tapping the vein

Power from blood could lead to 'human batteries'

Researchers in Japan are developing a method of drawing power from blood glucose, mimicking the way the body generates energy from food. Theoretically, it could allow a person to pump out 100 watts - enough to illuminate a light bulb. But that would entail converting all the food eaten by the individual into electricity. In practice, less power would be generated since food is needed by the body. However the scientists say the "bio-nano" generator could be used to run devices embedded in the body, or sugar-fed robots.

The team at electronics giant Panasonic's Nanotechnology Research Laboratory near Kyoto has so far only managed to produce very low power levels. But the scientists ultimately expect to gain much greater performance from the device. The battery is based on an enzyme capable of stripping glucose of its electrons, The Engineer magazine reported.

Dr Kazuo Eda, heading the research, said: "It is like the metabolism of food. Human bodies can process glucose and obtain energy. When glucose is oxidised, electrons can be obtained." He believed bio-nano fuel cells were the next step for researchers after generators powered by hydrogen, natural gas and methanol now being developed for the car and energy industries.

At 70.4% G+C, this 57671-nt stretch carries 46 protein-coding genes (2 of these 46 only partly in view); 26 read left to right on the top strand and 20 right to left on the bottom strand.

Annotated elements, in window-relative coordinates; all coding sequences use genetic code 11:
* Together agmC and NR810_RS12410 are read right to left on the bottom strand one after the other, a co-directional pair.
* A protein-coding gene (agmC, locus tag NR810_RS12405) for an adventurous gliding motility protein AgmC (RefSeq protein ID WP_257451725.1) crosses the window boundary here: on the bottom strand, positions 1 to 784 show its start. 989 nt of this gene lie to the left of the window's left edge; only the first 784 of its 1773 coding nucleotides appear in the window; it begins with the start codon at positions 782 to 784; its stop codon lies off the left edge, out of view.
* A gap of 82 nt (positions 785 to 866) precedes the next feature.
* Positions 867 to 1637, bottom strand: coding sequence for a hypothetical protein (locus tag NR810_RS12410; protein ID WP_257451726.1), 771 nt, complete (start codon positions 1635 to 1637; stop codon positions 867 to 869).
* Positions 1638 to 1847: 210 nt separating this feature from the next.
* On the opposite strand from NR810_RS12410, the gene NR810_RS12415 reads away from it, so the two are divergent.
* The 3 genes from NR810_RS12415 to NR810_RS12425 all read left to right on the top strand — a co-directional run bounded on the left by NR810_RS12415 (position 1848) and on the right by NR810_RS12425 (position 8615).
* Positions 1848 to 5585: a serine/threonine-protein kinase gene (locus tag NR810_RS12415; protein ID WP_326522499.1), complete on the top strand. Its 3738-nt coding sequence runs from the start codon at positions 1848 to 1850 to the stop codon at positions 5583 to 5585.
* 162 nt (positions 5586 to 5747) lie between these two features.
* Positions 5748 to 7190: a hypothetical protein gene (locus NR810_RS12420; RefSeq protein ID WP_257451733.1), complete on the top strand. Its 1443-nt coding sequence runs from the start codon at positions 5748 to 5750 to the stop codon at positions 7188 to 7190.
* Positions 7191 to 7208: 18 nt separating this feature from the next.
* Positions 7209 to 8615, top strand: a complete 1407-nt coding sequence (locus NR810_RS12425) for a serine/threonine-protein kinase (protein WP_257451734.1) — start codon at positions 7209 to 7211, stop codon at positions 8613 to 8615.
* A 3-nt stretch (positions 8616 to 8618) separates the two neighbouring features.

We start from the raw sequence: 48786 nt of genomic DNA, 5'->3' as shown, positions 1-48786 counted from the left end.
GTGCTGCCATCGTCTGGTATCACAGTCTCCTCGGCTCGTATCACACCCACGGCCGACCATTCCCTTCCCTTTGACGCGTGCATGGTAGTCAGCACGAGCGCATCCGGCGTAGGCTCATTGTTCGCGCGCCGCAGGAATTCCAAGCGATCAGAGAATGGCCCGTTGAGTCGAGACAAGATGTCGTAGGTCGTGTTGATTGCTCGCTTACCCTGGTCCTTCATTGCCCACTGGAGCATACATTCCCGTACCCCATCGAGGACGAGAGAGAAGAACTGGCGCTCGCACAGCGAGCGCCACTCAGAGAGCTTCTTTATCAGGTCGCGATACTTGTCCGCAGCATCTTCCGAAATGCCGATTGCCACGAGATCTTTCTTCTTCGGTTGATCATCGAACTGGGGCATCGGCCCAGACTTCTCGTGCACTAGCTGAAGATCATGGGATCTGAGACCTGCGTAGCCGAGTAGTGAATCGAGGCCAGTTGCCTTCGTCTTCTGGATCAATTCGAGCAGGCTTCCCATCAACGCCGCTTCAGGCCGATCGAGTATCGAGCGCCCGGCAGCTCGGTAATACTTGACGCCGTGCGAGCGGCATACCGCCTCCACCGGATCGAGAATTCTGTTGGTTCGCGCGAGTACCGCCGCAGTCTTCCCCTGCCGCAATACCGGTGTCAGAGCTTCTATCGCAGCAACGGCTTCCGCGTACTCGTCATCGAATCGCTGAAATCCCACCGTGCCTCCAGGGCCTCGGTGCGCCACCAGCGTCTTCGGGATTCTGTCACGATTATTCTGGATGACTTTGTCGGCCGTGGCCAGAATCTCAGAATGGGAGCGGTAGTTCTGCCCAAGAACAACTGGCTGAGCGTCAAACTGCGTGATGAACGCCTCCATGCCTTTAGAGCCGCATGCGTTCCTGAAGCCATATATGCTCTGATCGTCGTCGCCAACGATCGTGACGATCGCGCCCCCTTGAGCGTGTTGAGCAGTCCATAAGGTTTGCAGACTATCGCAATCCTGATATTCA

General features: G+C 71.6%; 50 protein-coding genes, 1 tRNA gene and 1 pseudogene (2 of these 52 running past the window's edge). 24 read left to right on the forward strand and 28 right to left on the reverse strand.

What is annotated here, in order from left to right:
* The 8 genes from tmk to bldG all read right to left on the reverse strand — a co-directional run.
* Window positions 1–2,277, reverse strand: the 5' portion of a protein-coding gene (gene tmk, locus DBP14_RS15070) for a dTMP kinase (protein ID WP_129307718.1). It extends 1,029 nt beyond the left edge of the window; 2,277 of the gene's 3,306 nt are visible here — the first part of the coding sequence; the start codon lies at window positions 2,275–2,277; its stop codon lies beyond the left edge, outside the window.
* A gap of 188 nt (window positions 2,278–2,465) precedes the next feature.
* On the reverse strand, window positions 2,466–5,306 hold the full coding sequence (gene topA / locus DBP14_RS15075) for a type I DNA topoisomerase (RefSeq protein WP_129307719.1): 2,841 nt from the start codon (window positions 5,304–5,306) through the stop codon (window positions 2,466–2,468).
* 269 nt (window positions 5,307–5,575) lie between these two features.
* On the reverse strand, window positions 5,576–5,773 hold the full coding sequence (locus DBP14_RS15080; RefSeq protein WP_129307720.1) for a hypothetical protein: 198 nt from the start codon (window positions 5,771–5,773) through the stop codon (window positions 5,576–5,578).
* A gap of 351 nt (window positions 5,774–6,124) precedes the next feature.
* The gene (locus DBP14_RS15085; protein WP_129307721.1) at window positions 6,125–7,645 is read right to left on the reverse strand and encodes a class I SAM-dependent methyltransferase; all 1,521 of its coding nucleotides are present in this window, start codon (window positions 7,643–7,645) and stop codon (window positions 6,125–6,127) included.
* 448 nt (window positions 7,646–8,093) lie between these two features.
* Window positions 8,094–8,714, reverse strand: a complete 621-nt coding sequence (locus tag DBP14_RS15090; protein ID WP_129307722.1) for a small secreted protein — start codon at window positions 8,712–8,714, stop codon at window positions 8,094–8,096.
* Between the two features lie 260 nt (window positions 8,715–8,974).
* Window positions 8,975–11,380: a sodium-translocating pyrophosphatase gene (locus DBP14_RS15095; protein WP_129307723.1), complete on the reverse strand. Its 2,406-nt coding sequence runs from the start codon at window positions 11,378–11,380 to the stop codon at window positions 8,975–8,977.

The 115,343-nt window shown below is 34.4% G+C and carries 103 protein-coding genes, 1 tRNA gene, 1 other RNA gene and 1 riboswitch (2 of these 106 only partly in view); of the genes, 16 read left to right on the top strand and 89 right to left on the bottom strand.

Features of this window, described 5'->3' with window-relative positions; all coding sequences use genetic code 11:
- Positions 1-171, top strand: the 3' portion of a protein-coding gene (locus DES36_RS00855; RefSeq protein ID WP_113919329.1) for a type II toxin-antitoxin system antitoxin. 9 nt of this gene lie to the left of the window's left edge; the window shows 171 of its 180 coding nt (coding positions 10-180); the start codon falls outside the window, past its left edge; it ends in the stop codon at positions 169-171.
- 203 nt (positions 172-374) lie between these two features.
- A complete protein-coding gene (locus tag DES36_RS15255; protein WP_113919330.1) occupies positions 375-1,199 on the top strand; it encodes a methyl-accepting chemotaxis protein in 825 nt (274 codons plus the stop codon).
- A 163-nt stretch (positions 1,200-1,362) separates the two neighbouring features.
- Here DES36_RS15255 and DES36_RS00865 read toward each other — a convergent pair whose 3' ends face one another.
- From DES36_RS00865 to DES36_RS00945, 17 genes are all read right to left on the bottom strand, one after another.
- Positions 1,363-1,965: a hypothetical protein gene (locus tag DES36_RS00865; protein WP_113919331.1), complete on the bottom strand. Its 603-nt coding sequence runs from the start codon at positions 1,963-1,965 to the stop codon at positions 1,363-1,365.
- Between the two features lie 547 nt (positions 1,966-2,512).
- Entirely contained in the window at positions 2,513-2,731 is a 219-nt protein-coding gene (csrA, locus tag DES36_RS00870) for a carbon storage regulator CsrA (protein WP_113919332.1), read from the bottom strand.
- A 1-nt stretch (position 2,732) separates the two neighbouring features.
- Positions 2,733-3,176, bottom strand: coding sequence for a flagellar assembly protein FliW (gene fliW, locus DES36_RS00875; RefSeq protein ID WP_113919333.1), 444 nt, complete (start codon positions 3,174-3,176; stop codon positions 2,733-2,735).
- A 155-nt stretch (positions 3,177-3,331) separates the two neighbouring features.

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7 Responses:

  1. anarqueso says:

    Oh goody, anorexics every where can power their own digital scales.

    And Meg Lee Chin rocks. She called me "luvley" once, heehee. Cute little liar.

  2. ciphergoth says:

    Can I use it to power my phone/PDA/camera/MP3 player?

    • jwz says:

      You know, there are hand-cranks to charge up mobile phones and Gameboys... Why not use turbine power? Stick a pair of needles in your arm, one in and one out, and let your heart pump a little generator...

  3. As a diabetic, this is excellent news; the idea that I might someday be able to put all that excess glucose to good use is quite cheering.

  4. Sounds neat, but quickly and openly recognizes exactly the problem that the Matrix flatly ignored (that it'd take more power to produce the nutrients to keep the humans alive than the humans would produce power; an engine can't produce work to run itself at anything but at least gradually--if not steeply--decreasing efficiency).

    • ciphergoth says:

      I think these things are meant to be good because they tap a convenient source of energy, not because they provide especially cheap power; they're meant to power eg intelligent pills, not to hook up to the National Grid.

      • Actually, meant to say that myself, and realized I was late for leaving to go to work.

        The research is clearly good for implants that need power (both medical and not, though I expect that grandpa's pacemaker and hearing aid will get an update before I get my behind-the-ear VGA-in jack).